Exhibition: Amak Mahmoodian’s Zanjir is a world away from Bristol

Amak Mahmoodian’s photography exhibition Zanjir (translating to chain) opened in January and is running until the 22nd of March at Arnolfini in Bristol. The exhibition focuses on aspects that are on opposite ends of the spectrum of human existence. For example, Mahmoodian’s images link the past with the present, life with death, and bring closeness where there is distance.     

Entering the exhibition through two sets of ceiling-high curtains printed with Mahmoodian’s rolling desert scene, you are instantly thrown into a world other than Bristol. Extremes collide at the first moment you travel through the last set of curtains, from the bright, white light into the dimly lit exhibition space. Extracts of imagined conversations between the artist and Princess Taj al-Saltanah, a 19th century Iranian empress, printed straight onto the wall, lead into and between a series of photographs travelling around the room in a spiral shape. 

Photo: Ellie Potts

The series of photographs present the artist’s relatives holding historical images from early Iranian photography archives as a mask in front of their faces. In doing so, Mahmoodian gives the past a presence in the Iranian kingdom she calls home. She expresses her sorrow in being separated in distance from her family through these photographs, and perhaps what can be interpreted as her distance from a culture and way of life that the Western World does not provide. This could explain Mahmoodian’s conversations with Princess Taj al-Saltanah that decorate the blank spaces between the photographs. Princess Taj al-Saltanah fought for equality and democracy in late 19th century Iran. In the artist’s work, it is clear she feels a deep connection with the inspirational Iranian empress, and wishes to mirror her own life with al-Saltanah’s, a possible attempt to link herself back to her home country.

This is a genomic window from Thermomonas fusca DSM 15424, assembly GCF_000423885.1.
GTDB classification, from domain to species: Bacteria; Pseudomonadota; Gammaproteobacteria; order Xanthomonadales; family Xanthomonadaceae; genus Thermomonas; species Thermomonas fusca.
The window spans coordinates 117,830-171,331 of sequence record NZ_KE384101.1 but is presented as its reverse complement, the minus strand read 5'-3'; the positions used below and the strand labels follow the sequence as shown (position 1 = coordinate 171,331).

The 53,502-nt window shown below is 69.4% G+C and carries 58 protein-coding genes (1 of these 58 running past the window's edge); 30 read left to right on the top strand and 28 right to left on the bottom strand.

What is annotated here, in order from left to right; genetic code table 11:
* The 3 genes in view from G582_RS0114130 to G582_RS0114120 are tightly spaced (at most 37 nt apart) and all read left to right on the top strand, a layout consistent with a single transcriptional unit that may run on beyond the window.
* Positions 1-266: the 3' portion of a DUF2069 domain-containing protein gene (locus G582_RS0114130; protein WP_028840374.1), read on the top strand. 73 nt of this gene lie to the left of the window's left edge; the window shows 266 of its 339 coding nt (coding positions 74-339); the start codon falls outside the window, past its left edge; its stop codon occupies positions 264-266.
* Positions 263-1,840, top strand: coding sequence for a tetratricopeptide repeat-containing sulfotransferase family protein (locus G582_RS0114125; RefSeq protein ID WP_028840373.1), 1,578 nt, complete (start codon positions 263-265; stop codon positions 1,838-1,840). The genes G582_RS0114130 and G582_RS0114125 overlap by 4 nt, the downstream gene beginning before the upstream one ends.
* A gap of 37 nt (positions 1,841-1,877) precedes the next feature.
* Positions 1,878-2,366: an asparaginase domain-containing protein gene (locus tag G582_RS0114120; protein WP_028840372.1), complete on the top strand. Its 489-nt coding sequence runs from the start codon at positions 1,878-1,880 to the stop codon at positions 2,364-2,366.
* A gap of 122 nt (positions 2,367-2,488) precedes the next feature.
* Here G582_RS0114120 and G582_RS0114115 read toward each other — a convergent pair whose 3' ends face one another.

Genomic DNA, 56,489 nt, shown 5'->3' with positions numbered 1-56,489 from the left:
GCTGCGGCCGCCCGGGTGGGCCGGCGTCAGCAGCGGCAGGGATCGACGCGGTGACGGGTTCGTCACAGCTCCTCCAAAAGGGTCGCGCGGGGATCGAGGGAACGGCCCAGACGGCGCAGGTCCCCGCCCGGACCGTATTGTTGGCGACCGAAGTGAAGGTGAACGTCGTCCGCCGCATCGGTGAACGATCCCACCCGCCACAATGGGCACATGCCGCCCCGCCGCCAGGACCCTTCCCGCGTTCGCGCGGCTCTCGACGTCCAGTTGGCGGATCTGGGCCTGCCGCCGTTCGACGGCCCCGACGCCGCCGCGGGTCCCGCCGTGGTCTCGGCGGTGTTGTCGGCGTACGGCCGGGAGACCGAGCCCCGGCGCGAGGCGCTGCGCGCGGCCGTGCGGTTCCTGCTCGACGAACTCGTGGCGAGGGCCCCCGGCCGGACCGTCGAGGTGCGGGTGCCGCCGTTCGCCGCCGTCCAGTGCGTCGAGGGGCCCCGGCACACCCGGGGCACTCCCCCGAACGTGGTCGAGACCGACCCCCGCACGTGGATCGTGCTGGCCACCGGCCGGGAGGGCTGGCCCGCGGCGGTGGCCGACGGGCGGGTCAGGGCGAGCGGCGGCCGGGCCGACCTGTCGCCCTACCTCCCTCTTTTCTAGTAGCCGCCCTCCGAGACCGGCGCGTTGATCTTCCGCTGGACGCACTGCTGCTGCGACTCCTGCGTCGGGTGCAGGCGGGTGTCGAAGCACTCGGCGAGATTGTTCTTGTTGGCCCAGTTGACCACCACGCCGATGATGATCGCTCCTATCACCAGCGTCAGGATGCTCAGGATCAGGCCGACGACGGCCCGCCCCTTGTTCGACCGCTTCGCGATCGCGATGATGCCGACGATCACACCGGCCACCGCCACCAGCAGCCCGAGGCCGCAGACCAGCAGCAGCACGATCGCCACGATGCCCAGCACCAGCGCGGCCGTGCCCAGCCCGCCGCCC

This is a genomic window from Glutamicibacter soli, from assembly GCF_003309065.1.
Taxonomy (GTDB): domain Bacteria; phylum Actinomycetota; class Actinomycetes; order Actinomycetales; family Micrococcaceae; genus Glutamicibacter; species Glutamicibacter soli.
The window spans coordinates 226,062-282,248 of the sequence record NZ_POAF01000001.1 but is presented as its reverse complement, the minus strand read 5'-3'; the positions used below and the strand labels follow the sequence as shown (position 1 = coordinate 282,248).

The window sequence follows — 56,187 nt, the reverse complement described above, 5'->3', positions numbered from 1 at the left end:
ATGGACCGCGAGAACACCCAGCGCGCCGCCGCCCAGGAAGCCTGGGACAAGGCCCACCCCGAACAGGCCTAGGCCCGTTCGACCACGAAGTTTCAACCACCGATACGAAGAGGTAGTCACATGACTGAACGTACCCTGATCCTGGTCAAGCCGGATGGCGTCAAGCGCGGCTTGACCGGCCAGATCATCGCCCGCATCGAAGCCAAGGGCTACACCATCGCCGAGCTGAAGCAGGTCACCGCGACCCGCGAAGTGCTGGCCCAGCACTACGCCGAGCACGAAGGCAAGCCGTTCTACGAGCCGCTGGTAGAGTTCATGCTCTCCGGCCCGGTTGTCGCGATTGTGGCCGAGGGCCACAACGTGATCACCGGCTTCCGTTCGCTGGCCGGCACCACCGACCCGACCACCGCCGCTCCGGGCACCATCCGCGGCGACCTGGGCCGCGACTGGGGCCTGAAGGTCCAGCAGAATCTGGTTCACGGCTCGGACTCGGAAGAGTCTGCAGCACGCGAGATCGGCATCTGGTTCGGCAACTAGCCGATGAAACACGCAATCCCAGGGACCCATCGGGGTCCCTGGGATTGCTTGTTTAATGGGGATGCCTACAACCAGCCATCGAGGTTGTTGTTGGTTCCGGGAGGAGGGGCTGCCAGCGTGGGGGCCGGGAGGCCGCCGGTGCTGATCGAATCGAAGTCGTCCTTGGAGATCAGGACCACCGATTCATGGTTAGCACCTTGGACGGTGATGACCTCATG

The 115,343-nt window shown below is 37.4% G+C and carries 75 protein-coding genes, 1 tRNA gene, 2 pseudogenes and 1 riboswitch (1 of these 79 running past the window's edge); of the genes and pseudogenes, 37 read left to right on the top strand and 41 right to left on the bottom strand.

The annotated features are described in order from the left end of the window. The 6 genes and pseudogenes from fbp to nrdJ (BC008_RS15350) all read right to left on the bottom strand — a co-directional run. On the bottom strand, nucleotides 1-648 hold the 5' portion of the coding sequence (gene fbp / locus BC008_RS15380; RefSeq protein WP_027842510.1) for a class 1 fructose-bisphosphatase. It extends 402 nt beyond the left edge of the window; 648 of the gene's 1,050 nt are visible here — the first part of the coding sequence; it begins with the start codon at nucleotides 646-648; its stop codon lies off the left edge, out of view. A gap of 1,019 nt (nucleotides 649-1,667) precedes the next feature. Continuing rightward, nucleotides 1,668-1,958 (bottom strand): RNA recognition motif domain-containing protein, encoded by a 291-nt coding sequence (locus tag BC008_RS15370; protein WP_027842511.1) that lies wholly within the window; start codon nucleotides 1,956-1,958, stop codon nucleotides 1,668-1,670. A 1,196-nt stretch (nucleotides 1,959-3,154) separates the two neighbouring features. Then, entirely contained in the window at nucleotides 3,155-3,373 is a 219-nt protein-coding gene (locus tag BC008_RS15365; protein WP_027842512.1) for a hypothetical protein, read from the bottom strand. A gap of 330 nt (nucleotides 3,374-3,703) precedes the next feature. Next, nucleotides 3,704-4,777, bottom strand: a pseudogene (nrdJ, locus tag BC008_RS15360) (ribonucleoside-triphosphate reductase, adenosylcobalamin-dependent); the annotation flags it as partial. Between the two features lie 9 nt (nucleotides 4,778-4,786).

Throughout the exhibition, it is evident that Mahmoodian’s background shaped the artistic process that led to the production of this work. From her archival research project at the Golestan museum in central Tehran, to her connection with family members across the oceans, the exhibition uses these concepts to ooze Mahmoodian’s dedication to different aspects of her life. Aspects that share the central theme of Iran. 

Photo: Ellie Potts

Amak Mahmoodian’s art, aided with curation by Alejandro Acin (IC visual lab) and Kieran Swann (Head of Programme, Arnolfini) intrigues the viewer and captures numerous different concepts. Yet, all the components effortlessly tie together due to strong emphasis on artwork’s identity and its place in the modern world. It is not an exhibition to decipher meaning, but rather to understand the artist’s inner turmoil that led to the conceptualisation and production of the pieces. It is definitely not an exhibition to miss.    

The exhibition is free to attend at Arnolfini and will be running until the 22nd March 2020.

Featured image by Ellie Potts.

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